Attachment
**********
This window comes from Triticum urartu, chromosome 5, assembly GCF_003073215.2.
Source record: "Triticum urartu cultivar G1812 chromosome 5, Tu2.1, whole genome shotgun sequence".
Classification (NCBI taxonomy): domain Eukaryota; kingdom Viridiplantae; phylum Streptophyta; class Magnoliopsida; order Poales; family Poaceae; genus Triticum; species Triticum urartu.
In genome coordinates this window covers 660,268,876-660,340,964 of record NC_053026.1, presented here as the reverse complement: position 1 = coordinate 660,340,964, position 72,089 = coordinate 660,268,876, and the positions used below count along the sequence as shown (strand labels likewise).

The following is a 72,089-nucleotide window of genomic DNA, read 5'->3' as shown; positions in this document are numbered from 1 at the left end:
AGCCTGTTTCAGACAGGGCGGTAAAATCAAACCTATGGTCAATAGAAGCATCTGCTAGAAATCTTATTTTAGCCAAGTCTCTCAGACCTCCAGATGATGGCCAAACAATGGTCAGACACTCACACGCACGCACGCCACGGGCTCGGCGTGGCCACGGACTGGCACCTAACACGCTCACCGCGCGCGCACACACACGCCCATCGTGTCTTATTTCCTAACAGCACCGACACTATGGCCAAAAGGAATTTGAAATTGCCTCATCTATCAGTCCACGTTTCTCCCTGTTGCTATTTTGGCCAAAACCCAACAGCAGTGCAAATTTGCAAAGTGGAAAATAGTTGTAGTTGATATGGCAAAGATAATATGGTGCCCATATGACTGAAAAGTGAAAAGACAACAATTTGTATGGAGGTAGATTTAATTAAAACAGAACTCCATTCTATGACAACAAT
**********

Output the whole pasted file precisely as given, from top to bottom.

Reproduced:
This window comes from Triticum urartu, chromosome 5, assembly GCF_003073215.2.
Source record: "Triticum urartu cultivar G1812 chromosome 5, Tu2.1, whole genome shotgun sequence".
Classification (NCBI taxonomy): domain Eukaryota; kingdom Viridiplantae; phylum Streptophyta; class Magnoliopsida; order Poales; family Poaceae; genus Triticum; species Triticum urartu.
In genome coordinates this window covers 660,268,876-660,340,964 of record NC_053026.1, presented here as the reverse complement: position 1 = coordinate 660,340,964, position 72,089 = coordinate 660,268,876, and the positions used below count along the sequence as shown (strand labels likewise).

The following is a 72,089-nucleotide window of genomic DNA, read 5'->3' as shown; positions in this document are numbered from 1 at the left end:
AGCCTGTTTCAGACAGGGCGGTAAAATCAAACCTATGGTCAATAGAAGCATCTGCTAGAAATCTTATTTTAGCCAAGTCTCTCAGACCTCCAGATGATGGCCAAACAATGGTCAGACACTCACACGCACGCACGCCACGGGCTCGGCGTGGCCACGGACTGGCACCTAACACGCTCACCGCGCGCGCACACACACGCCCATCGTGTCTTATTTCCTAACAGCACCGACACTATGGCCAAAAGGAATTTGAAATTGCCTCATCTATCAGTCCACGTTTCTCCCTGTTGCTATTTTGGCCAAAACCCAACAGCAGTGCAAATTTGCAAAGTGGAAAATAGTTGTAGTTGATATGGCAAAGATAATATGGTGCCCATATGACTGAAAAGTGAAAAGACAACAATTTGTATGGAGGTAGATTTAATTAAAACAGAACTCCATTCTATGACAACAAT